Recognition of African contributions to palaeoanthropology

Science continues its occasional series on individuals who make an impact on the progress of science with a review of the growing number of Africans working at the forefront of human evolutionary studies (Gibbons, A. 2003.  Africans begin to make their mark in human-origins research.  Science, v.  301, p. 1178-1179). Ethiopians, Kenyans, Tanzanians and Eritreans have all made important finds and published their results over the last decade.  Their hallmark is avid field work, backed up with growing interpretative skills.  All credit the encouragement they have had from western colleagues, but now they are in a position to bring along a new generation of experts in their home countries.

The “Big Daddy” theory of human evolution!

One of the anthropological shocks of the 21st century was the discovery that the gene pool of central Asian men is dominated by such a limited range of Y-chromosome  characteristics that the only conclusion is that one small group of closely related men dominated impregnation across the region about 800 years ago.  They were probably all Mongols closely related to Genghis Khan (see, Darwinian evolution of humans challenged by Y-chromosome data? EPN March 2003).  Studies by geneticists from Italy, Portugal and Spain recently suggested that sexual dominance by very few men may have been widespread before about 18 to 12 thousand years ago, around the beginning of the warming that closed the last glacial epoch (Dupanloup, I. et al. 2003.  A recent shift from polygyny to monogamy in humans is suggested by the analysis of worldwide Y-chromosome diversity.  Journal of Molecular Evolution, v. 57, p. 85-97).  Mitochondrial (passed maternally) and Y-chromosome (paternal) DNA studies have been key tools in explaining the timing of migrations of humans over the last 100 thousand years, since their genetic patterns seem to cluster regionally.  Molecular clock estimates that use the appearance of new genetic mutations indicate the timing of population separations.  The study by Doupanloup and colleagues examined data from individuals who live on all continents.  There is an odd and generally distributed difference in genetic diversity between mitochondrial and Y-chromosome DNA, which superficially suggests far more women than men during the last glacial epoch.  In terms of births, that is clearly impossible.  One explanation, favoured by Doupanloup et al., is widespread polygamy that dwarfs that which notoriously occurs within some religious sects today.  Moreover, the “privilege” would have had to be passed on to successive generations of men directly related to the original “Big Daddies”.  Rapid shifts in power would not have left such a clear imprint on global Y-chromosomes.   How that was achieved without repression or slaughter of potentially competing men, is impossible to judge.  However, probable changes in EuropeanY-chromosome patterns around 70, 40 and 20 thousand years ago, that have been ascribed to either evolutionary “bottlenecks” during periods of rapidly dwindling numbers or sudden migrations, might equally have been due to the rise of new patterns of a few males’ dominance over others.   Dupanloup et al. show that the rise of agriculture around 10 thousand years ago seems to coincide with a breakdown of massive polygamy and more common monogamy.  There are other possible interpretations of the data.  In a largely monogamous society, if males stayed where they were born while women moved to live in their mates’ home area, men would be closely related to others in their area, eventually resulting in very similar Y-chromosomes being shared by many.  Different migration patterns or early deaths for most men while hunting may also have led to the genetic bias that is causing great discussion among evolutionary geneticists.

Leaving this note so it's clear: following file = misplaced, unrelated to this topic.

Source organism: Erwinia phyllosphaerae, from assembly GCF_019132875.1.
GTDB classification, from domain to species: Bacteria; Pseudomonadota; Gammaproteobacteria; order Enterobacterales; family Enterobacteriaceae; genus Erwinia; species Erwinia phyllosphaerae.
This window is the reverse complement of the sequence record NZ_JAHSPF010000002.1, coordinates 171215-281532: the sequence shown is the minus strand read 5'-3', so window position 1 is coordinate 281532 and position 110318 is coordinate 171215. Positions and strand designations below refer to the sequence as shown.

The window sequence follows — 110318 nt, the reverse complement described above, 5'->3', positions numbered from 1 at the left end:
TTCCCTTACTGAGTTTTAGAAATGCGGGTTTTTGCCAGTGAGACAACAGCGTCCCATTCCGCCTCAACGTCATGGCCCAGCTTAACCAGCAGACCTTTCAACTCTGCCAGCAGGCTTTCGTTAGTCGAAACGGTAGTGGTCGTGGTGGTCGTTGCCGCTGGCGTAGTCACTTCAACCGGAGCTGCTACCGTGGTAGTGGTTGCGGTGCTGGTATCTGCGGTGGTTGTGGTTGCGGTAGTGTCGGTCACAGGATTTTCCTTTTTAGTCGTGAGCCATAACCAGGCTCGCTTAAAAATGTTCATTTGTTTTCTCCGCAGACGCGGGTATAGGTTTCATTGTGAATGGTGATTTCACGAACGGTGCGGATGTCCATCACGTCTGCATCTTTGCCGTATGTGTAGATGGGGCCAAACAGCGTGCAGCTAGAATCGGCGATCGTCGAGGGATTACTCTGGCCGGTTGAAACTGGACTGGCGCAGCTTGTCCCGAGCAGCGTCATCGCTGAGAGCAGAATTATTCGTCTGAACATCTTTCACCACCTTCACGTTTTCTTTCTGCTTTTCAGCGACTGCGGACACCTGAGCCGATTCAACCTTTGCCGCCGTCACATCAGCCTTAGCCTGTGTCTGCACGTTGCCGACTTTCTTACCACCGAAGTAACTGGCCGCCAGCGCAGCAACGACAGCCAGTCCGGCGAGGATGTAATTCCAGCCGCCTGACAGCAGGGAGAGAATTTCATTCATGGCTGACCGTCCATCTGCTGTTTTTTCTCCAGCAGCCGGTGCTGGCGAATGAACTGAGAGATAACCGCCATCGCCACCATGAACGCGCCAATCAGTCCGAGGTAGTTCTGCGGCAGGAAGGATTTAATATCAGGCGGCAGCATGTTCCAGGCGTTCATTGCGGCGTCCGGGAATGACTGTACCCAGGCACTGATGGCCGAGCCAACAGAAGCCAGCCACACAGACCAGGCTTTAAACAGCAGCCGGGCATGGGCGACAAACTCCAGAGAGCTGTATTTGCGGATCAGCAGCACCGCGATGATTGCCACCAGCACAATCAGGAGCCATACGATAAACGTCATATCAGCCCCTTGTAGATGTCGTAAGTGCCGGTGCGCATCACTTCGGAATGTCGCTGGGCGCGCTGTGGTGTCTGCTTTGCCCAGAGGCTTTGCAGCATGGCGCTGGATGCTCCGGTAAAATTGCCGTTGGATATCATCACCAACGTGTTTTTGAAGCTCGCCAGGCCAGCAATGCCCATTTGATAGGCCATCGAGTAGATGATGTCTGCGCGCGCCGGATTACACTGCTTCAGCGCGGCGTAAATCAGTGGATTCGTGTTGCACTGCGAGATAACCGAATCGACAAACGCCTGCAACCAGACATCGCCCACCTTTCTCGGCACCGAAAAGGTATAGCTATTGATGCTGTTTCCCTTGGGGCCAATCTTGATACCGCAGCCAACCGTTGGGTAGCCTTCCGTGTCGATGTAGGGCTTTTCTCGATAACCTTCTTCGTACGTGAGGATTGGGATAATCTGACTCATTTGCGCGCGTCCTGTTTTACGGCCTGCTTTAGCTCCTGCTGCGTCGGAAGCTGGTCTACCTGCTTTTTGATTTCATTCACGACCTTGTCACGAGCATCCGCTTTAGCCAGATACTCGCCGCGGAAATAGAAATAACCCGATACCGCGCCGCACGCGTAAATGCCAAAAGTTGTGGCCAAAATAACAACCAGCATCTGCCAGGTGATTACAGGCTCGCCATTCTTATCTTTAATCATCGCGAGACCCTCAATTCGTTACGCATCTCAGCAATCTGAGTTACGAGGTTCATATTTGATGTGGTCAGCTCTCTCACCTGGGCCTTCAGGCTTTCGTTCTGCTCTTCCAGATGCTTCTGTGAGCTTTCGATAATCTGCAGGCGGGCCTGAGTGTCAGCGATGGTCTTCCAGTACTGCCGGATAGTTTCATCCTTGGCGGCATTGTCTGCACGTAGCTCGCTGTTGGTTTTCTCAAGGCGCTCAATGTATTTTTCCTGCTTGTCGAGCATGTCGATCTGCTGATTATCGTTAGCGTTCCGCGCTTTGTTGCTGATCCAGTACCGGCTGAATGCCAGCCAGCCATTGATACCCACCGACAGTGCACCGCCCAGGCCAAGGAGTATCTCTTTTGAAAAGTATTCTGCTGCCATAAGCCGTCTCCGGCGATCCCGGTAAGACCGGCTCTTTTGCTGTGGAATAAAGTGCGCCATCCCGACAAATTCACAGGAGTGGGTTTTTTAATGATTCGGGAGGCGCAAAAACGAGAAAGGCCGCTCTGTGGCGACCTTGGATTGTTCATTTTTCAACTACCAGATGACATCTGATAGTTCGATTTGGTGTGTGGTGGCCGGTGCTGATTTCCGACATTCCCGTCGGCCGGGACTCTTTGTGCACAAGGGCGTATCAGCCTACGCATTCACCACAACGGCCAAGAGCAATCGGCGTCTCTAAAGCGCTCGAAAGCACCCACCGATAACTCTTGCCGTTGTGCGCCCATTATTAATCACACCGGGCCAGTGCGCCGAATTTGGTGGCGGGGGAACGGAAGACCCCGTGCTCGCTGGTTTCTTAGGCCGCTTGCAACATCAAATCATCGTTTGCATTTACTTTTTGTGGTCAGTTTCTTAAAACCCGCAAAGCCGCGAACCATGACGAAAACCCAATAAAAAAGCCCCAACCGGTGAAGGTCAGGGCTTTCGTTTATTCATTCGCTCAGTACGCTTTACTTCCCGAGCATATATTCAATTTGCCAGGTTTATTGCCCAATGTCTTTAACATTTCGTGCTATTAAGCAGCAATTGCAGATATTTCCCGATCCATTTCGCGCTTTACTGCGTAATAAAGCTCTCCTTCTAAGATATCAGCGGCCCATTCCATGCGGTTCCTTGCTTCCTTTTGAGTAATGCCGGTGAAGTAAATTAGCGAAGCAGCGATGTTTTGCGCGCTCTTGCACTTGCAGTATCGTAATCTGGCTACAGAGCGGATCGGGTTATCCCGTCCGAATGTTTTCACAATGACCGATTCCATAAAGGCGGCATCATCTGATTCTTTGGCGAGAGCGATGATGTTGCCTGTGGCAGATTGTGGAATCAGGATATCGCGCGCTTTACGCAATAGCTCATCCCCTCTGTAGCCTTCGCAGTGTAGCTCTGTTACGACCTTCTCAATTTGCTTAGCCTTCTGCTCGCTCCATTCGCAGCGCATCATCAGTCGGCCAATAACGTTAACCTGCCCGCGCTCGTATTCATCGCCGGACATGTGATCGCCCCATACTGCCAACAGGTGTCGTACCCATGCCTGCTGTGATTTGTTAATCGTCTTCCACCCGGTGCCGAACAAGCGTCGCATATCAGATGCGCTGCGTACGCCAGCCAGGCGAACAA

Source:  Bhattacharya, S. & Le Page, M. 2003.  A few prehistoric men had all the children.  New Scientist, 6 September 2003, p. 18.

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